The Road to Hana (Maui)
The "road to Hana" is a mythical drive known of to anyone who has ever visited Maui and virtually no one else. It is presented as a unique, semi-masochistic experience which seems to qualify one primarily to wear a T-shirt that says, "I drove the road to Hana". It is presented as a 35 to 50 mile drive, depending on exactly where one begins calling it difficult and unique, composed of over 100 one lane bridges and about a thousand switchbacks. It is as off-road as one can go and still be on pavement.
What it is in reality is a long and winding paved cow path transversing the highly fluted (erosion), steep, windward, volcanic basalt flank of Mt Haleakala which is a true, all-out tropical rain forest. It is virtually the only way in and out of an area settled by people who truly want to be left alone to live a more traditional, mostly independent lifestyle. It is frontier juxtaposed to one of the premier tourist destinations in the world.
The actual drive is both less and more than advertised. It is not that hard, nor that long. The visions of cascading waterfalls into clear, paradise swimming pools is in reality muddy water, muddy dirt, rain, humidity, and mosquitoes. A perfect human environment also guarantees a myriad of creepy-crawly, slithery-slimey, bitey-stingey critters. But the rainforest growth is overwhelming. Visibility is most often measured in single digit yards. The road itself is quite frustrating in that there are very few places where one can stop, pull off, or even stand without obstructing traffic. And frighteningly often if one straddles the 4 inch shoulder and looks down at one's feet critically, you realize that underneath the vegetation under your toes, there is nothing but air and a thousand feet down to the ocean.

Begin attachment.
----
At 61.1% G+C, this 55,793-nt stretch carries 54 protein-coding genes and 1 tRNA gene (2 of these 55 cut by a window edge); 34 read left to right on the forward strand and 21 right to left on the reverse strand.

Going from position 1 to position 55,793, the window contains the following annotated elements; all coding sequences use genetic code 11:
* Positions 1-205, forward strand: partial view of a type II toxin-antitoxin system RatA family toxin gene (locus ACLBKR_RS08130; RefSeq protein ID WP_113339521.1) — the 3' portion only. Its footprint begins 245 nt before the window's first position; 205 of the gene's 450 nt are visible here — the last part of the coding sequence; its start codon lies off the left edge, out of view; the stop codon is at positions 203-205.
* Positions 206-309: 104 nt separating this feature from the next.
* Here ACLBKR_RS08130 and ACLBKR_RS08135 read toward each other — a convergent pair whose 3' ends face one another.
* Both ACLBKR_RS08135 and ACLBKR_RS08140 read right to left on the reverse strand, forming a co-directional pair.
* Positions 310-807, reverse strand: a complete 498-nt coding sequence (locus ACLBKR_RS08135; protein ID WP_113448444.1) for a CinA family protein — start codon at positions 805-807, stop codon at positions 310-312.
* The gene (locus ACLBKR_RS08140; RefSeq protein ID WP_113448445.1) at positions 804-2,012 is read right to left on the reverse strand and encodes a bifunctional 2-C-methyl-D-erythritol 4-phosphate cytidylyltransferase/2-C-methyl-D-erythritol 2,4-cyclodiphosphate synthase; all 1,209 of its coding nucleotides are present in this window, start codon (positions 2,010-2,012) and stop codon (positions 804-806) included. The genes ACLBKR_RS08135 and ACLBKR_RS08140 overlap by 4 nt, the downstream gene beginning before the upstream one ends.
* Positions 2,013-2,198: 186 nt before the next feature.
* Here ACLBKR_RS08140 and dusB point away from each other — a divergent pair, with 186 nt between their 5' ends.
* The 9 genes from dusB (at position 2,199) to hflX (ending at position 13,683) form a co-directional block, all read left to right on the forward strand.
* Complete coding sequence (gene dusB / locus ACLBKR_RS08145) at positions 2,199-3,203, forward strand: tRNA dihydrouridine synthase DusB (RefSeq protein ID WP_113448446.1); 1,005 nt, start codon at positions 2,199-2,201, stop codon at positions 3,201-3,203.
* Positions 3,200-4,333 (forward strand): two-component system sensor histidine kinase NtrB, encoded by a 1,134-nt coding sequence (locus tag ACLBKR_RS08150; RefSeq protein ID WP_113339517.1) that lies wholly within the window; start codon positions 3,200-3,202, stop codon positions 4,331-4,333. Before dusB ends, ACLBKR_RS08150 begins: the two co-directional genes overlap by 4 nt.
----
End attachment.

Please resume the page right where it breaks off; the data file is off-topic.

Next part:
With a thousand unmarked trails and two tracks taking off into the wild and bush, one is assured that there is a decade of potential exploring, some if it palpably dangerous if one stumbles on someones marijuana plot. A 4 wheel drive is mandatory for anything beyond the road to Hana itself. There is a whole 'nother world and life of experience waiting, dripping and buzzing in there. I am not sure how often I might get back to Maui. This is just a taste from one quick, go-the-length-and-get-the-sweep-of-it drive.